The five questions I ask every day

I am a schoolteacher, so questions are the tools of my trade. With my students, I think carefully about asking the right questions, aimed at the level of the child I am speaking to, so that I can get the appropriate response. The key part of this is that the questions are different every time so that I can gauge their understanding, support their ideas and extend their thinking.

As a parent, I ask the same five damn questions every flaming day.

1. Can you get dressed?

I’m probably not phrasing this question correctly to start with. Of course, they can get dressed. The issue is that they are not choosing to. When I have the energy, I try to make it into a game or a race. But there are many mornings when I am scrabbling around the fridge for ‘healthy’ packed lunch ingredients, trying to think up convincing book titles to write in their school reading journals and working out what to do with my hair which I haven’t had time to wash, and I just need them to get their blasted clothes on. The sight of them wandering aimlessly into the kitchen wearing only an inside out polo shirt and a pair of socks when we have five minutes until we leave the house has been known to cause me to rephrase this question by inserting the words ‘just’ and ‘bloody’ and raising the volume accordingly.

2. Will you eat your dinner? 

After half an hour of “I’m starving! When’s dinner going to be ready? Can I have a biscuit? But I’m starving!” I place dinner in front of my children, they eat a forkful or two and then . . . stop. For the next 20 minutes I am then asking the above question on repeat until we get to the bitter end. Dan doesn’t do this. If they aren’t eating their dinner, he reminds them once and then just takes it away and they get nothing else until the next meal. My issue with that is, thirty minutes later, the “I’m starving” mantra begins again and, although the rational side of me is fully aware that they will not waste away after missing just one meal, it pushes some primeval button in my mum-psyche and I just can’t bear it.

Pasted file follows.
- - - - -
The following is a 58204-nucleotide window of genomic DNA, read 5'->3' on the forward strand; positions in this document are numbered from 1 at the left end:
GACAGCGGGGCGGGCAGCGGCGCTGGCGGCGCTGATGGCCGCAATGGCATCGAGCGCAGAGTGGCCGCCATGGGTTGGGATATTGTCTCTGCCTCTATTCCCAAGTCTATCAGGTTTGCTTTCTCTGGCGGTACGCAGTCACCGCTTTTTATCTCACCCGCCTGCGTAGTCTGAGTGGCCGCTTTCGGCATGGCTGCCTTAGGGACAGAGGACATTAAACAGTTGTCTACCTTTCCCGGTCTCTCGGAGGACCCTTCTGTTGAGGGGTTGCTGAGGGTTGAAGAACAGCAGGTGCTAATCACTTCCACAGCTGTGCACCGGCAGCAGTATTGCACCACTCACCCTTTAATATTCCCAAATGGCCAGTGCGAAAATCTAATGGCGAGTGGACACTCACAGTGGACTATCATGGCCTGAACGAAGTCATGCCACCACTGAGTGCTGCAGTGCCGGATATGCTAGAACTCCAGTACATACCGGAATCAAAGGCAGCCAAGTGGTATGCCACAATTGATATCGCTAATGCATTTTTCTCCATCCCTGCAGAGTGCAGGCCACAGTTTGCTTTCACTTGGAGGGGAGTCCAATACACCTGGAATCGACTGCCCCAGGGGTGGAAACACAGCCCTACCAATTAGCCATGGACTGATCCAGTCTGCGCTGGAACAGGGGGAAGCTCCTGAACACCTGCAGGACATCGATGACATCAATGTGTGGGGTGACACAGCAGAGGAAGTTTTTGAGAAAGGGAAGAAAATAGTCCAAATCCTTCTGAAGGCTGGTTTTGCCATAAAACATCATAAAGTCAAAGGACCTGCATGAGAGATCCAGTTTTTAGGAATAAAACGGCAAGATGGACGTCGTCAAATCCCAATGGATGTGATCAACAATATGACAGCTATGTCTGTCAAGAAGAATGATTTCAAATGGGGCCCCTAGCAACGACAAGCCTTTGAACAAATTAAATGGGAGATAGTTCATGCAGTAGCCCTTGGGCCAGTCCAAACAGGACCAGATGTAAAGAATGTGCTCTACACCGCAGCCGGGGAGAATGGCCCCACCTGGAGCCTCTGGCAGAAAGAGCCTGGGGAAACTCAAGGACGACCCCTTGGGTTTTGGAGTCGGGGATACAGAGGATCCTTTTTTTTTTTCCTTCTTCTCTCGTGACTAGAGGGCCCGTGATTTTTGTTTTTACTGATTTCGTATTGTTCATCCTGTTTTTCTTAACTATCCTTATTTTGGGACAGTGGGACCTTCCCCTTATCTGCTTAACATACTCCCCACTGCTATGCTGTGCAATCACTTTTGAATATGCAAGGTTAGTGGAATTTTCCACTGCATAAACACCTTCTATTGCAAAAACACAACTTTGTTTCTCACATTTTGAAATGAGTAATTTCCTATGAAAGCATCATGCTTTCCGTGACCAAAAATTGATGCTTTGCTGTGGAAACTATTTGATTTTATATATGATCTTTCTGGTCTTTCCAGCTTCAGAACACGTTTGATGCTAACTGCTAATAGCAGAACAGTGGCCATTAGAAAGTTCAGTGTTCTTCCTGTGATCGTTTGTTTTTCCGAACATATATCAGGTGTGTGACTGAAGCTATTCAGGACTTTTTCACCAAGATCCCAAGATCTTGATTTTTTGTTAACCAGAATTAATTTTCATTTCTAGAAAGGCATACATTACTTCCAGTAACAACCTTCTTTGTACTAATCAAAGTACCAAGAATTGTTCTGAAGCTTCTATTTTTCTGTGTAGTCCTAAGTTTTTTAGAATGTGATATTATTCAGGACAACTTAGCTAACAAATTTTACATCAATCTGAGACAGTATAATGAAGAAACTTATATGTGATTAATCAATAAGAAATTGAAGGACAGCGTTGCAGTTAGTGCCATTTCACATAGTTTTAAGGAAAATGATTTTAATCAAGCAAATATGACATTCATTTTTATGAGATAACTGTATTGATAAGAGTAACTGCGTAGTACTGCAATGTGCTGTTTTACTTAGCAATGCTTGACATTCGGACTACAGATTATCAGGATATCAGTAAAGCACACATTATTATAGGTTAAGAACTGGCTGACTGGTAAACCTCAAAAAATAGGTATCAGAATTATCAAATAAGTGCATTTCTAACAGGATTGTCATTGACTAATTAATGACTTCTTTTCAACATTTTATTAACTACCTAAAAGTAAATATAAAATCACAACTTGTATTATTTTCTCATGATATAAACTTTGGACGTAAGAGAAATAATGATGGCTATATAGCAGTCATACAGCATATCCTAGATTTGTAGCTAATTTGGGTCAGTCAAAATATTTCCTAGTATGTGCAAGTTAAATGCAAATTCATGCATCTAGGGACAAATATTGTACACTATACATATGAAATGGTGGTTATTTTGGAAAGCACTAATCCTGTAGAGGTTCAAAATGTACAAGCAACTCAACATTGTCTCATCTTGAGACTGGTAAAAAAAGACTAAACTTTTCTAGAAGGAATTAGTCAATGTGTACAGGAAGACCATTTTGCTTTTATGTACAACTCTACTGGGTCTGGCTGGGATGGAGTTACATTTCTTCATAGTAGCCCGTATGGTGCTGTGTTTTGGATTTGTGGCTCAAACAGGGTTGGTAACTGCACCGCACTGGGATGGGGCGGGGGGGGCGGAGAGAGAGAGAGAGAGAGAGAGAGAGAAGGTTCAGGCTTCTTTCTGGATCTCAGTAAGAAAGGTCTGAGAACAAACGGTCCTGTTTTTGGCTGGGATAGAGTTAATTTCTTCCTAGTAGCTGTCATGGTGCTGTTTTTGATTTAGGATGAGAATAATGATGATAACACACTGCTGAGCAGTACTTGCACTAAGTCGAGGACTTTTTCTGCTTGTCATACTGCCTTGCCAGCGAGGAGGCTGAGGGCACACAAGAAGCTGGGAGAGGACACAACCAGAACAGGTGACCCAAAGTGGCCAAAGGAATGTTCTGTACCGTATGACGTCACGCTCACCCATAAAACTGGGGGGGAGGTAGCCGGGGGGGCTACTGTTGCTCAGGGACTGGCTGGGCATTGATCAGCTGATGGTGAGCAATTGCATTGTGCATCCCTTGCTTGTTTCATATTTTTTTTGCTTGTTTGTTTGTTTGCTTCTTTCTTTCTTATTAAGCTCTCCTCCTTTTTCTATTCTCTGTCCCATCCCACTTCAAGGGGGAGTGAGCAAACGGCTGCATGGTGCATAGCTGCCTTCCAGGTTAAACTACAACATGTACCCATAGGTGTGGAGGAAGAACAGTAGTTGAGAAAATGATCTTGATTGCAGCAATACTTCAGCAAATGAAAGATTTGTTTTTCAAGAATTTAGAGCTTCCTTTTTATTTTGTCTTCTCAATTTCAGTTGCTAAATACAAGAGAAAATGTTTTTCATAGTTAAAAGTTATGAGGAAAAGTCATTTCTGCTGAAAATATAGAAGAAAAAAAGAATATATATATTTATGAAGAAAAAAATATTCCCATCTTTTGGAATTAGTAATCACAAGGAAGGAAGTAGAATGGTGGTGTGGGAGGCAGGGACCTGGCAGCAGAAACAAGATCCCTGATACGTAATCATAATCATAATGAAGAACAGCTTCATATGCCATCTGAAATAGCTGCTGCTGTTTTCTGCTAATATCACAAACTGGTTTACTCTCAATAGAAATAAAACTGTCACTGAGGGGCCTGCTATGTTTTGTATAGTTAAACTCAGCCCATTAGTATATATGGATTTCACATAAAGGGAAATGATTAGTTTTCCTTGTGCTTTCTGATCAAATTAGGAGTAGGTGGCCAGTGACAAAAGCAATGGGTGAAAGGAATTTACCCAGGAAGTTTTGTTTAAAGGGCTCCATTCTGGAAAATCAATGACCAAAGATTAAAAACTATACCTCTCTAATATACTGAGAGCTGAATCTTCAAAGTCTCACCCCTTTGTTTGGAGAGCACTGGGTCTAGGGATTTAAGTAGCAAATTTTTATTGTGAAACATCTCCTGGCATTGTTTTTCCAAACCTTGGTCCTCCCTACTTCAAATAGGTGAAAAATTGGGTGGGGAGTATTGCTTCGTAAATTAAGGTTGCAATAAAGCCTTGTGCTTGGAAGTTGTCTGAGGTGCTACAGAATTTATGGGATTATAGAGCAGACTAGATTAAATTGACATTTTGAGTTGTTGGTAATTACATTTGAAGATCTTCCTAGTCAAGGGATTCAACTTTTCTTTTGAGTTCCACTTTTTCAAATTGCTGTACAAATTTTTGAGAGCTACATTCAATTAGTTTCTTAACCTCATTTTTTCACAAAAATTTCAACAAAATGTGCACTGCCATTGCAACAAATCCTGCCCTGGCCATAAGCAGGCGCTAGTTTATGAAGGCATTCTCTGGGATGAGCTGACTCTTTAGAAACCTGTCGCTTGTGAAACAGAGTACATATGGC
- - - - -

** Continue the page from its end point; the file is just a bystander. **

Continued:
3. Have you flushed the toilet?

Really. How hard can it be? You do your business, wipe your bottom, flush the toilet and wash your hands. My six year old son can build an entire spacecraft following Lego instructions, but he can’t master that process. Sometimes we get two out of four, even three. But rarely are all four parts of the routine completed. I’m not sure what’s worse: going to the toilet and being greeted by a two-hours-old poo or knowing that they are wiping their germ infested hands around the living room.

4. Are you tired?

This one does not go down well at all. Usually provoked by a grizzling child who would clearly benefit from an early visit to bed, the suggestion that they are tired triggers an outraged response: “I am NOT tired!” Is it that they see an admission of weariness as a sign of weakness? Do they think we are going to start having the most tremendous fun as soon as they close their eyes? Is their ‘shut down’ function faulty in some way?

On reflection, if someone asked me the same question, offered to brush my teeth, put me in some warm PJs and read me a story I think I would also start weeping. With grateful happiness.

5. What did you do at school today?

I’ve tried all the tactics I can to find out what my children do for the six daylight hours we are apart. “Tell me something new you learned today!” or “Did anything funny happen?” or “Just tell me anything you did and I will give you a packet of Haribos.” William is the worst for divulging information. He always tells me “I did a little bit of everything” and assumes that should cover it. Scarlett is slightly more forthcoming but she gets halfway through and then forgets the vital bit of information. “I got a tickled pink sticker but I can’t remember what it was for.” It’s like reading a mystery novel with the last page ripped out.

Strangely enough, they will be much more likely to give me a fully developed answer, right down to what they had for lunch and which child had the humiliation of being on the red spot that day, when it is time for bed. Surprising, that.

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